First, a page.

The IMF said gross domestic product growth is projected to be negatively affected by the impact of the foreign exchange shortage and “macroeconomic imbalances on economic activities and business confidence.”

Sri Lanka’s outlook will be “subject to large uncertainties with risks tilted to the downside,” it said, forecasting inflation in double digits in 2022 with weak GDP growth of just 2.6%. That is less than the 3.6% it projected for 2021 when the lucrative tourism sector collapsed with the COVID-19 pandemic.

The government’s anti-IMF stance, a mantra of the ultra-nationalists in the Rajapaksa camp, is not winning friends among business leaders in the country known as Ceylon in its British colonial days.

The Joint Chambers, an influential network of nine business groups, urged the government this week to “pursue the support of the IMF and formulate a reform program” to contain the multiple crises. “It is better to do it today than face a far worse debacle tomorrow,” Vish Govindaswamy, chairman of the Ceylon Chamber of Commerce, told reporters this week.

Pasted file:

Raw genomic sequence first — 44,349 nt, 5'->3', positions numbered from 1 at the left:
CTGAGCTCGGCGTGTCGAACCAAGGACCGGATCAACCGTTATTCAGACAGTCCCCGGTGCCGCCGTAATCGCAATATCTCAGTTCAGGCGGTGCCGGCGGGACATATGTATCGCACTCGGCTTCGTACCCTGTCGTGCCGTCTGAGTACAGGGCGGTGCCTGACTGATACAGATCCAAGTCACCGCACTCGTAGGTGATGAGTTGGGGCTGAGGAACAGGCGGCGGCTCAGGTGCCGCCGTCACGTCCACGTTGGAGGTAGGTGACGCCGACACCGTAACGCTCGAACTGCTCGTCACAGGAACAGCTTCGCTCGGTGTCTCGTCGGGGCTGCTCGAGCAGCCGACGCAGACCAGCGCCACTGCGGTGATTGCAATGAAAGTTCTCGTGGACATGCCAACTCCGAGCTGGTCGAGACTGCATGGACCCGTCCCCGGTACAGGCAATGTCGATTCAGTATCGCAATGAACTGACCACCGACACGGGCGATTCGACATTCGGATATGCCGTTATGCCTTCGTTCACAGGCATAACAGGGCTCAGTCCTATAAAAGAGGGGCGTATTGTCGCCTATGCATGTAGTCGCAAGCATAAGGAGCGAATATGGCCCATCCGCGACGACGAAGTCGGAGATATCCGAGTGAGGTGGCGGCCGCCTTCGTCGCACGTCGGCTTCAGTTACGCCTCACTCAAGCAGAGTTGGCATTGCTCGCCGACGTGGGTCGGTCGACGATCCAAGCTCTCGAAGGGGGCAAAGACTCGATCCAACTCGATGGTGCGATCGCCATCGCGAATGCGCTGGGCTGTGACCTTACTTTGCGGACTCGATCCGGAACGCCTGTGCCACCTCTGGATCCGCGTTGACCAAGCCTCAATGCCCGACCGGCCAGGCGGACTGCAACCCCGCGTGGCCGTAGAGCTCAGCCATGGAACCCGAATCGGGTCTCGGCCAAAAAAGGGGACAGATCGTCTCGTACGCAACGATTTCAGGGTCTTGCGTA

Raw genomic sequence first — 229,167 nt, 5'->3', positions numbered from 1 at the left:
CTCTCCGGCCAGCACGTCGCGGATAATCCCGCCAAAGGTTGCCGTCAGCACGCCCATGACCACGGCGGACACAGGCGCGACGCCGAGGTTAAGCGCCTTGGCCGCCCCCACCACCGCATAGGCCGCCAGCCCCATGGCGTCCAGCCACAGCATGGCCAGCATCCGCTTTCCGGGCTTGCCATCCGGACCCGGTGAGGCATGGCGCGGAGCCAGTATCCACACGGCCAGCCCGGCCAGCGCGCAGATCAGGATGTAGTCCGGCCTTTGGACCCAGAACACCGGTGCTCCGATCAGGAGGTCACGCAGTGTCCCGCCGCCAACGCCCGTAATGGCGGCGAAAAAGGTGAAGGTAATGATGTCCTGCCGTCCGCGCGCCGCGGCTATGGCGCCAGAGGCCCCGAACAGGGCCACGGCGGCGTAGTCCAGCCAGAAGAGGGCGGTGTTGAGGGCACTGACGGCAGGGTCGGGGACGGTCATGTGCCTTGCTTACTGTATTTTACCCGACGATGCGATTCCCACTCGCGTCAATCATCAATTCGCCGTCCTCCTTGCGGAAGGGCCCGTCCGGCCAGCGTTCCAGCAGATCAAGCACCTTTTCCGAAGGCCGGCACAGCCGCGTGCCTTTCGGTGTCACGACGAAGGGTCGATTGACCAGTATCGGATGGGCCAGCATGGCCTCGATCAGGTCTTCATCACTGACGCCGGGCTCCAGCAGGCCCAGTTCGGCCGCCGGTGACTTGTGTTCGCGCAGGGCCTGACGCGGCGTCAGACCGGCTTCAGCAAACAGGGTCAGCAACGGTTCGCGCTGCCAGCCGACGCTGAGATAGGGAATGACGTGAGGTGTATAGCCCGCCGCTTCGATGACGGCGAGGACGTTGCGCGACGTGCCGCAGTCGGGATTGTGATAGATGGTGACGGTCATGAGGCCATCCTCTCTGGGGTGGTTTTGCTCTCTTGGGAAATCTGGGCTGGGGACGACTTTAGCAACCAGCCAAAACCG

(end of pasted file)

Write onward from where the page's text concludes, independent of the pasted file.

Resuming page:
Seasoned observers concur. “We need the IMF because the domestic rout has little more to offer,” Dilshan Wirasekera, chief executive officer of First Capital, a prominent investment bank, told Nikkei. “The sooner the decision is taken the better, even if there is economic pain.”

The government’s decision this week to devalue the currency hints at the first signs of the Rajapaksa administration toying with an IMF bailout. The rupee had been trading at a government imposed rate of 201-203 on the U.S. dollar. That encouraged a thriving black market in which the dollar traded at 250 rupees. The Central Bank lost millions of dollars in reserves as foreign remittances from Sri Lankan migrant workers — key to building up dollar reserves — flowed in at the black market rate through informal networks.

Colombo-based diplomats are looking for more signs to assess the extent of this about turn. “There have been mixed messages from those in government about going to the IMF,” one told Nikkei. “This confusion does not help the country.”